South Sea Bubble


September 2, 2020

I’ve been surprised to learn that financial bubbles and collapses are actually hundreds of years old. I learned this reading the book Devil Takes the Hindmost: A History of Financial Speculation by Edward Chancellor.

The chapters on the South Sea Bubble and the following craze over investing in South America sound thoroughly modern; except they happened 200-300 years ago. In fact Isaac Newton lost £20,000 by investing in the bubble. Chancellor describes futures, options, and margin loans - things I had wrongly assumed were more modern inventions.

A lot of the businesses he describes as ridiculous sound reminiscent of modern tech businesses. Companies to look for treasure on sunken ships (after a major lucky success of this kind), ways to invest in the new emerging South American market purportedly filled with unimaginable quantities of gold (on sketchy information). This makes me think of the current AI boom and preceding booms in Bitcoin, big data and the early internet where there was real progress followed by a bunch of sketchy “businesses” jumping on the bandwagon. I’m sure it’s the same in other industries too, but emerging markets and technologies are often rife for speculation.

He even talks about the London Umbrella Company in the early 19th century that set up “umbrella stations” from which umbrellas could be rented for a small charge. This reminds me of the modern bike and scooter rental businesses, now run via GPS and phone applications.

Of course it’s really hard to tell in advance what is ridiculous and what is revolutionary. I wouldn’t have guessed that a better web search algorithm would be worth billions of dollars, but Google has effectively monetised the attention and information they acquired by selling targeted advertising. But for every Facebook, Google, or Amazon there are a thousand failed companies and it would have been really hard to distinguish them in advance.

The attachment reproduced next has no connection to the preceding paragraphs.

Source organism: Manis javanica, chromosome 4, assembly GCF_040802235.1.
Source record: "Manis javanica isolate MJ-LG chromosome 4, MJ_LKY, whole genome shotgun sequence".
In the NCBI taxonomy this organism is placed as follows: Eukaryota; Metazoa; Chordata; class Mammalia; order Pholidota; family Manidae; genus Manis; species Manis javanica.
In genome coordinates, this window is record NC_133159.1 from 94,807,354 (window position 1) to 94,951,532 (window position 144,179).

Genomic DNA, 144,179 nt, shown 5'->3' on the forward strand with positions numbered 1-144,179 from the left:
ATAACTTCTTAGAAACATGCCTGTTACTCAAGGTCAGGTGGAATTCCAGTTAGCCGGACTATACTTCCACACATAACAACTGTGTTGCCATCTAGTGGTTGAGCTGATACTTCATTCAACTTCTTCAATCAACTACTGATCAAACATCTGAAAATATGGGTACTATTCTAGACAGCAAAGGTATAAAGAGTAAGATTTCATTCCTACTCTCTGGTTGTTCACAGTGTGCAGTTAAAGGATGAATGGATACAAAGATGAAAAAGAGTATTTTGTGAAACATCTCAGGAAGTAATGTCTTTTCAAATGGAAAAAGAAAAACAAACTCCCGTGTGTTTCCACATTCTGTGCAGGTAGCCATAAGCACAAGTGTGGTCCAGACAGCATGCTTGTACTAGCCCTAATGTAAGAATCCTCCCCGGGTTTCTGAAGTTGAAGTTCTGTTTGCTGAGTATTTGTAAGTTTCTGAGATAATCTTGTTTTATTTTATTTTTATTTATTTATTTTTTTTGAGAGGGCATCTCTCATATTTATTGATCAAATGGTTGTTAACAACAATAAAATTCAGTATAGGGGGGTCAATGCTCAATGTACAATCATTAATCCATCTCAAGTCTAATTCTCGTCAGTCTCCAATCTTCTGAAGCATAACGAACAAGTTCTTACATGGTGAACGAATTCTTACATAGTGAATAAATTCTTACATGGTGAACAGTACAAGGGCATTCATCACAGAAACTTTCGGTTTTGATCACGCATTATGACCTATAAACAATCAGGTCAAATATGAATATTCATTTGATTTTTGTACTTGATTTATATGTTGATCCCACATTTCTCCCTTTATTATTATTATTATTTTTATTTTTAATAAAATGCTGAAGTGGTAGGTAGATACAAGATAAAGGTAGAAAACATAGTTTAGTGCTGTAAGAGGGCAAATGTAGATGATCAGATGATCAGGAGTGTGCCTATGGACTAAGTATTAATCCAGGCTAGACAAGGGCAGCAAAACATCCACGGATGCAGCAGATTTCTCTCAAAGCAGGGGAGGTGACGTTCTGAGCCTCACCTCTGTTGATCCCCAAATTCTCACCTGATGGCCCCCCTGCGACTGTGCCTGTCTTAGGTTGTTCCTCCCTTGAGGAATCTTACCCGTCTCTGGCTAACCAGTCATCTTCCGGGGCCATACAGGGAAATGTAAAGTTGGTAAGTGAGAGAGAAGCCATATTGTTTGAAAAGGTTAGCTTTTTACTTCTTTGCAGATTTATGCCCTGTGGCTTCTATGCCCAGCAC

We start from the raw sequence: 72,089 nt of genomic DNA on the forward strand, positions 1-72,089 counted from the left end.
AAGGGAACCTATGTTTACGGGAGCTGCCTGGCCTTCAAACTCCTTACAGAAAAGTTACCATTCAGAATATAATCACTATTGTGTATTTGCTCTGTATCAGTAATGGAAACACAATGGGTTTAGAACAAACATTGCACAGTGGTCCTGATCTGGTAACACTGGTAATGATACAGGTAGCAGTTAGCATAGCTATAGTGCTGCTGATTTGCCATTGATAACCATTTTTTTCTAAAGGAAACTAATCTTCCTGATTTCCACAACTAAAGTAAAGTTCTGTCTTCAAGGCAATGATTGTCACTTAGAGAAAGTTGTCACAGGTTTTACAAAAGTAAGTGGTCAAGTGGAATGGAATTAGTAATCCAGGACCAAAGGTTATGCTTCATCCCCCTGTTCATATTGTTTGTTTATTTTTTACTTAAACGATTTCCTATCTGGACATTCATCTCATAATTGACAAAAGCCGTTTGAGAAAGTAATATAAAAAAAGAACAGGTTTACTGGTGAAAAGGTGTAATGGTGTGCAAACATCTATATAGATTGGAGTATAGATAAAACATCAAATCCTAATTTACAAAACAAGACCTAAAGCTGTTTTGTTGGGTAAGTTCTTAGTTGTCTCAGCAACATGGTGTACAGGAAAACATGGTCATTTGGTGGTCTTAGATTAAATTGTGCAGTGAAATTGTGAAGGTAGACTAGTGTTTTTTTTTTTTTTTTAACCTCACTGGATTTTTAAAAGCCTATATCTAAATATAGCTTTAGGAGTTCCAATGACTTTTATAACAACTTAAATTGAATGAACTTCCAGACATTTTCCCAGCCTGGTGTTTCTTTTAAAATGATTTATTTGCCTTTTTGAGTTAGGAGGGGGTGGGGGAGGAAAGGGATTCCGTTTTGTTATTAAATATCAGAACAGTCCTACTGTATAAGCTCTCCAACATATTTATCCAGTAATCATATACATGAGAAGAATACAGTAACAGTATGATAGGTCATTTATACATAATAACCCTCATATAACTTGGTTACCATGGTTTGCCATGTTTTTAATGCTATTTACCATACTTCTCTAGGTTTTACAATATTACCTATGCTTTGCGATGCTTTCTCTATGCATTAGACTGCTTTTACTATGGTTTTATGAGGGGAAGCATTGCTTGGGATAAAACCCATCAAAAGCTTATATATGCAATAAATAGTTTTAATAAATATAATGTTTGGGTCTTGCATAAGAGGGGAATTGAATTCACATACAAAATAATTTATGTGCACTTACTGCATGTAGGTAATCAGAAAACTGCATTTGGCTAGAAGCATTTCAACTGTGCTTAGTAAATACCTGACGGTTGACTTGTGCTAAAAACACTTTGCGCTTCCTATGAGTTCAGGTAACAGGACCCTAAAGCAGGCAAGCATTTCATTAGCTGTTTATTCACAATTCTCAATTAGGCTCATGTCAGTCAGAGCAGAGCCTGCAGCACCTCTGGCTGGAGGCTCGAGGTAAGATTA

The history of businesses and finance runs very long, and I really wonder how much we could learn today by studying the past. Certainly it’s easy to get caught up in the swells of unsound investments, like those that led to the 2007-08 Global Financial Crisis, if you follow the crowds without looking at the fundamentals. Picking “winning” stocks is ridiculously hard; managed funds can’t beat the market consistently.

I started reading this as part of William J Bernstein’s excellent If You Can curriculum, under the hurdle those who ignore financial history are doomed to repeat it. I highly recommend this reading the booklet and the books he recommends inside; it’s a great practical financial education.